Drug store chains and club stores, such as Costco, often receive new products sooner than smaller retailers, Cote added. “Go out, see what they’ve done and then shake your rep. Say, ‘Hey, rep, why haven’t you presented this to me yet? Isn’t there a c-store version of this?’”
For example, Plaid Pantry is successfully selling 10-ounce packages of beef jerky in addition to smaller sizes. When Cote spotted the larger-size product “pegged all over the walls” of a local competitor, he knew it would be a hit. “You try things and sometimes they don’t work out,” he said. “It’s all about taking a little risk.”
Wholesalers and Manufacturers
Corporate convenience chains can purchase scanning equipment and have someone on staff to read and analyze the data, but the small operator is often hampered by limited resources. That’s where wholesalers and manufacturers can help.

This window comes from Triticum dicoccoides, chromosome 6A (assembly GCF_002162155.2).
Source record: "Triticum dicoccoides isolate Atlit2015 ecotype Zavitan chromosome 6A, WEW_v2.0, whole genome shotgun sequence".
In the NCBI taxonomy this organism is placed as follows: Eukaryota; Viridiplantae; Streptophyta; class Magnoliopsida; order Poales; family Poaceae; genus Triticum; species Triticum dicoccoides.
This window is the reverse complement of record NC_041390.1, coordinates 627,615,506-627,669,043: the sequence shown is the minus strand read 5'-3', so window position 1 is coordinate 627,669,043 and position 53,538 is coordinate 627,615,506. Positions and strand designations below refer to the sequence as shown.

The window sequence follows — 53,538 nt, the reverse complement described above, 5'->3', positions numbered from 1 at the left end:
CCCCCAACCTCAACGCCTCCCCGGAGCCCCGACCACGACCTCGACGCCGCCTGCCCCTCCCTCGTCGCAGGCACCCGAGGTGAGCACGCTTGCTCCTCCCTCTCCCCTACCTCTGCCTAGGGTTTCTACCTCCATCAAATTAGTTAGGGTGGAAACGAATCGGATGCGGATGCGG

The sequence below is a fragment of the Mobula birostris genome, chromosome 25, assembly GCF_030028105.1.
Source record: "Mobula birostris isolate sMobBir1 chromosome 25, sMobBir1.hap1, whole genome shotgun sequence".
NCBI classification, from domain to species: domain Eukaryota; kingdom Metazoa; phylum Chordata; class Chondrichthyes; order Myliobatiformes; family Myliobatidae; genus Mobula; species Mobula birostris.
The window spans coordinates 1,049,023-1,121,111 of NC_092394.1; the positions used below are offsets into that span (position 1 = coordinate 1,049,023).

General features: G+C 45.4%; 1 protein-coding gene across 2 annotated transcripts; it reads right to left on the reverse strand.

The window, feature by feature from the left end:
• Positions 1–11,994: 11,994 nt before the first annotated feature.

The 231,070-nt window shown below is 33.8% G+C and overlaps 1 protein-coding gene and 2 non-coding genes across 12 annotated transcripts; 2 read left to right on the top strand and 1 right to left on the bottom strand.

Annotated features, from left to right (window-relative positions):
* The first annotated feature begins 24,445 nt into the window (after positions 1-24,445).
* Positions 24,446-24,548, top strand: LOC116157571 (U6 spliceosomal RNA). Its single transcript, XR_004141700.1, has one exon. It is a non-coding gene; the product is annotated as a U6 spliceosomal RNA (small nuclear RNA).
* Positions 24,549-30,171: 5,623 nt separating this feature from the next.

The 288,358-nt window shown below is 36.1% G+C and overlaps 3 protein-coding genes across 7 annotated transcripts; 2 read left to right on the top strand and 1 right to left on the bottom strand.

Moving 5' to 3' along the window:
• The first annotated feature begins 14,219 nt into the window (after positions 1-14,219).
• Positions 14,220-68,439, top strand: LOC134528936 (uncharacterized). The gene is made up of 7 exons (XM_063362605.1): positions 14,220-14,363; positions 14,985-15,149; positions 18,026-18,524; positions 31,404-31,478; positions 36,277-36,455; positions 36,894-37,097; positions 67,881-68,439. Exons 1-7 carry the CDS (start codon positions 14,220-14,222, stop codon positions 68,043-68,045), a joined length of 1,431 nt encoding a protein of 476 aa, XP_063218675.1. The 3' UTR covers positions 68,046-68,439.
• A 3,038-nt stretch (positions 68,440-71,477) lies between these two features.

“We work with our suppliers in all categories, because they’re the experts in those categories,” said Zikias. “We’ve worked with a number of manufacturers to understand when they will have new products coming out. There’s usually a schedule for that, and we work around those schedules so it makes the most sense for everybody.”
“Lean on your wholesalers,” said Cote. “Any Core-Mark sales rep can bring in a lot of things, and they have programs and tools out there to help you manage your categories.”
Paduano seconds that advice. “They need to reach out to their vendors,” he said of small retailers. “Before scanning, when we had 25 stores, we were relying on the vendors. Obviously, with scanning you have better control, but if you’re a single store guy, you need to reach out to suppliers. That’s your best bet.”
Small Chain Success